By Laura Ferreira
January 11, 2016

On the western end of the beach city of Santos, there is a hill that rises sharply, one hundred and eighty one meters above the sea. A paved but neglected road winds up the hill, through a small favela, ending abruptly at what is arguably the most gratifying vista for miles around. There – surrounded by views of white sand beaches and high rises – is a small restaurant, a flight center, and a grass field used for takeoff by paragliding and hang gliding pilots.

That is where I met with Prem Basir and Maria A. Petit, the international paragliding experts behind Basir Up in the AIR. We had all left São Paulo early that morning and made the hour and a half drive to Santos with hope that it would be a good day for flying. When we convened at the top of Morro do Itarar, the sky was clear with gentle tufts of clouds, and a soft wind was beginning to pick up. I had never paraglided before, but the day seemed too perfect not to amount to something.

Prem Basir and Maria explained to me that we would need to wait for the wind to pick up to ensure a longer flight, but that it did, indeed, look like a good day for flying. They suggested that we have a coconut water and chat at the restaurant next to the field while we waited for the perfect wind.

While we took in the view and had our drinks, Basir told me his history with Paragliding. He began paragliding years ago with a tandem flight and lessons at a site called Fuyang in China. His first experience was very positive. Basirs piqued interest led him to continue training on the Wasserkuppe – the birthplace for various types of flying (located in Germany). He then spent four years working for Papillon – the largest paragliding school in the world, and moved on to instruct and conduct guided paragliding trips across Europe and Latin America. Basir explained that he is a DHV certified paragliding instructor and tandem pilot.

All this information worked to calm my first-time nerves. Maria – who met Basir in Brazil, and spent time paragliding with him in Europe as well as Brazil – helped Basir to explain the physics of paragliding to me. They talked me through the weather conditions that create an enjoyable and lengthy flight, and the basics of preparation, flight, and landing. By the time the windsock was full, coming from the right direction, I felt confident and excited for the flight.

We walked to the flight club and registered, and Maria walked me through the process of checking equipment and practicing for our takeoff while Basir got set up. In just a few minutes, I was hooked to Basir, Basir was hooked to our parachute, and we were ready to run. The takeoff was an adrenaline rush, but so momentary that it didnt define the experience. It was being in the air that left a lasting impression.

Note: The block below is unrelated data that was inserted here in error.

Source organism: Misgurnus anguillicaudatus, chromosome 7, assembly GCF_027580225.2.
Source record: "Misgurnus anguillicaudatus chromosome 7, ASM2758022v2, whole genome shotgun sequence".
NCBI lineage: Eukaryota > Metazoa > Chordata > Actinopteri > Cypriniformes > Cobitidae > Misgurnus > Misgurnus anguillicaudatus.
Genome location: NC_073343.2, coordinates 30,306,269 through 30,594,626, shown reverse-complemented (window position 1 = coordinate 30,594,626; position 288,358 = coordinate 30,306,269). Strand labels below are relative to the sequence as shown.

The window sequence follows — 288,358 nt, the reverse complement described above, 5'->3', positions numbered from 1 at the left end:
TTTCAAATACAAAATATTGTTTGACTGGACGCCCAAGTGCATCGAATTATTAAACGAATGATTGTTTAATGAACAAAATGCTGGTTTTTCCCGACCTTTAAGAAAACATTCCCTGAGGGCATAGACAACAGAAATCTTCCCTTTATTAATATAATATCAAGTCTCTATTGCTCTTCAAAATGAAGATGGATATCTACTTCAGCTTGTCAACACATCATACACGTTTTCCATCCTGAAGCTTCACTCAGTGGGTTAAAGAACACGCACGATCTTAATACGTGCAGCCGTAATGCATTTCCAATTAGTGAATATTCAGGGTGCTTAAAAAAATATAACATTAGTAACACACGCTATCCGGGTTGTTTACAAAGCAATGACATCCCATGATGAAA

We soared on thermal air pockets, high and low, back and forth. It was serene and beautiful – something you can only have an inkling of in a small plane. Birds glided past on the same wind that we used – giving me the impression that we were part of their private club. Moreover, there were many other paragliders around us, snapping selfies and waving to each other as they passed – engaging in a culture that is friendly and thrilling – cultivated through brief shared moments, high over the beaches and hills of Santos.

Basir encouraged me to loosen my white-knuckle grasp on my harness and enjoy the flight, and after a few minutes, I was taking photos of the city and sea, and marveling at the feeling of quietly floating through the air. After we had seen the sights, and I felt I hadnt missed a thing, we headed down towards the beach. Basir pointed out the landing field and asked me to identify the windsock and the direction of the wind. For the final act, we passed over the ocean, and turned to fly along the line of buildings on the beach. Basir explained landing one more time, and we came down towards the field. In a split second, we touched the ground – smoothly and relatively gracefully.

I highly recommend the experience of paragliding. Particularly to those who, like me, want to enthusiastically explore, but arent interested in adrenaline overload. It is an unexpected experience that will push you just far enough out of your comfort zone that you gain new knowledge and incredible perspective without feeling over the proverbial edge. And, if youre in or headed to Brazil, Basir Up in the AIR is exactly who you should look up to get you started.

A video of Laura landing at Basir Up in the Air’s Facebook page.

Basir Up in the Air’s website:

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